‘Beyond the Tire’: Legendary Chaveirim Organization Marks Twenty Years
By: Yehuda Alter
It is difficult to believe that the phenomenon of selfless chessed in our generation, a name that has become the embodiment of the ahavas Yisroel that pulses through our collective DNA, has only been part of our lives for twenty years.
It is difficult to imagine life before the time that we could pick up a phone 24/7 any time we encounter an issue ranging from a flat tire, a car out of gas, a locked door, or a trapped animal—and countless other problems beyond our expertise—only to have a holy Yid step in like an angel of rescue.
They aren’t saving lives (although many of their calls come pretty close), and they aren’t solving crimes (although many of their calls are safety-related); they are simply here to help a Yid in need. Hundreds of thousands of them.
As the organization reaches this incredible milestone of two decades, and close to one million calls—throughout which time their commitment to selflessness and insistence on doing their chessed without fanfare has not changed one iota—Chaveirim’s founder R’ Aaron Yitzchok Kohn spoke with Boropark24 about the journey beyond the tire.
don’t have any friends here”
He takes us down memory lane to the time his brother in law’s car blew out on an Erev Shabbos near Kiryas Yoel. Stranded on the road, with hours to Shabbos, a passerby asked him, ‘why don’t you call Chaveirim.’ He was alluding to a small local group that had been formed in Monroe a few months earlier—but the name did not ring a bell. “I don’t have any Chaveirim in this area,” he said.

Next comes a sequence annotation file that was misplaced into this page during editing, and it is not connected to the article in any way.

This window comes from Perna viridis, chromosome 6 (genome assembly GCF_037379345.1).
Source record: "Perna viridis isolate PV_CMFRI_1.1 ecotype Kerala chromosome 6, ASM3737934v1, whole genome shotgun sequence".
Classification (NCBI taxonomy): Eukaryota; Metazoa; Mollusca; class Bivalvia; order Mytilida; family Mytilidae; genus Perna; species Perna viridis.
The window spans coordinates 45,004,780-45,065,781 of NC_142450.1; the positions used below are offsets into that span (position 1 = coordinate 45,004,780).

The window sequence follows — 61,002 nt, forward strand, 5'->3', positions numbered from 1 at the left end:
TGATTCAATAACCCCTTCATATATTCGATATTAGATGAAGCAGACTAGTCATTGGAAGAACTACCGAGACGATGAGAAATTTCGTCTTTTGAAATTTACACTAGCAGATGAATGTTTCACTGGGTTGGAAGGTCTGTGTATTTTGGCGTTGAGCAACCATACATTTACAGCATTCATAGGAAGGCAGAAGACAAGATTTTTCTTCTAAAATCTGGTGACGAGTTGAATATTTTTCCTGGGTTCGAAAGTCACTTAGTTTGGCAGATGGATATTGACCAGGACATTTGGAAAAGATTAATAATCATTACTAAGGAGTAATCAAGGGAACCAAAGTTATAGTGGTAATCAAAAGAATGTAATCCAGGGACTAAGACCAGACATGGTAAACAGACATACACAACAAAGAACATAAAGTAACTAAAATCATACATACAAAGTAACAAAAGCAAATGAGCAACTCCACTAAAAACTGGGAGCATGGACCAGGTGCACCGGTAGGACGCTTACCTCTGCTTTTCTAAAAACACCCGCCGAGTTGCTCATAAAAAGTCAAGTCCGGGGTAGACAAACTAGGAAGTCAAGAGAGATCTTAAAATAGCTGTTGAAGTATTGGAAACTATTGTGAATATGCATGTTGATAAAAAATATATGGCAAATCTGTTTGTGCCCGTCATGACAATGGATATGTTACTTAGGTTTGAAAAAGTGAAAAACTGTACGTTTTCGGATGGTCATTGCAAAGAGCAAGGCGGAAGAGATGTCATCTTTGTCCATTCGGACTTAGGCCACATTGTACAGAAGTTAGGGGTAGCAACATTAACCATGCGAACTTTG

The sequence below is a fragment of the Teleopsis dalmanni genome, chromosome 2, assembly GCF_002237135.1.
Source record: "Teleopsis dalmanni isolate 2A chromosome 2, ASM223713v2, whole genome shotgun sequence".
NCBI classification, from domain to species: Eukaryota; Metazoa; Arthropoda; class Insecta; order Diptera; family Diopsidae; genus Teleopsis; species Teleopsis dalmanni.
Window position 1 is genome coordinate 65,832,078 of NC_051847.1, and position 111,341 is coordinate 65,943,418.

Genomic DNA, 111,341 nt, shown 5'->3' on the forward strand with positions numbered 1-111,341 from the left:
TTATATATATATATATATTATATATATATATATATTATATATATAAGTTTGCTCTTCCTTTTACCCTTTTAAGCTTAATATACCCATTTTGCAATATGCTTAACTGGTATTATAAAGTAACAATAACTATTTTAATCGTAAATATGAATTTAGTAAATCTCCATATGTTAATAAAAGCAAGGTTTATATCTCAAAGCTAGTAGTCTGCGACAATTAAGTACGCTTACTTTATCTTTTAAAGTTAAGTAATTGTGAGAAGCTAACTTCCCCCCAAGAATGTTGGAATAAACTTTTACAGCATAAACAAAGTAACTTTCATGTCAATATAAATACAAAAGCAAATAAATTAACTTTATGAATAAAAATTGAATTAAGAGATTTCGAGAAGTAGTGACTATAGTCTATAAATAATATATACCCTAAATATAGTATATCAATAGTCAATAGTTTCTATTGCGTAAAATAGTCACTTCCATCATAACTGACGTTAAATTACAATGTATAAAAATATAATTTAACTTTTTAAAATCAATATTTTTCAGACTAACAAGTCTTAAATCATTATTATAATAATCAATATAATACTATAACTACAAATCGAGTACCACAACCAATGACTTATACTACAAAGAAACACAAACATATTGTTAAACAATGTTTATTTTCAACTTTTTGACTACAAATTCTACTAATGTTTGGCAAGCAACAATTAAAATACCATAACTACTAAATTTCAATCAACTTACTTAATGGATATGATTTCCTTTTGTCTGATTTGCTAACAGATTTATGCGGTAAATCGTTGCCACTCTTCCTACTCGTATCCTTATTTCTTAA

But it turned out that he did; His fellow Yidden. And this encounter would eventually become the vehicle for millions of Yidden around the world to walk around with the knowledge that they are never alone, that there’s always a friend around the corner, willing to help.
The guys from Kiryas Yoel came out and assisted the stranded driver, and when Kohn heard about this… the ‘wheels’ began spinning in his mind.
It would not be long before he gathered twenty men in his Boro Park home, and that’s when Chaveirim was founded. In time, it would become a global phenomenon.
The first call
Soon he hung papers all over Boro Park—but deep down, there was a niggling shyness, wondering how people would view them.
“We handed our beepers to our members, and to this day, we only operate by text. We have never used radios. Many of our members are kollel yungeleit, or otherwise quiet people who simply want to help, not looking to make any noise,” Kohn explains.
“A day later, I got a call, he remembers.. It was a Yungerman who was attempting to change his tire. But the pole on his jack broke. I didn’t want to send out the call, thinking it may be a prank call. I wanted to investigate myself. Approaching, I asked the man whether he didn’t have relatives who could help him. He said, ‘no. My father is elderly. And my brother lives out of town.’ It was then that I realized that there are thousands of people who have no one to call when they have a non-emergency problem. I knew what our mission would be.”
A global phenomenon
The rest is history.
Chaveirim’s reputation spread like wildfire through Boro Park, neighboring communities, the Catskills, and throughout the world. The idea has been replicated in Eretz Yisroel with great success, and the organization is held up on par with Hatzolah as the epitome of chessed.
Today, there are 350 volunteers in Boro Park alone, and who among us has not benefited from their selflessness? We can never know who will emerge from the car… like an angel of rescue, to get a cat out of a garage, get us into our locked car and on our way, get a possum out of a tight spot, boost our car, change a tire, or situations that we cannot even fathom, but that our ‘Chaveirim’ will do everything in their power to solve.
All because of the vision, the heart, and the passion of one Yid in Boro Park twenty years ago.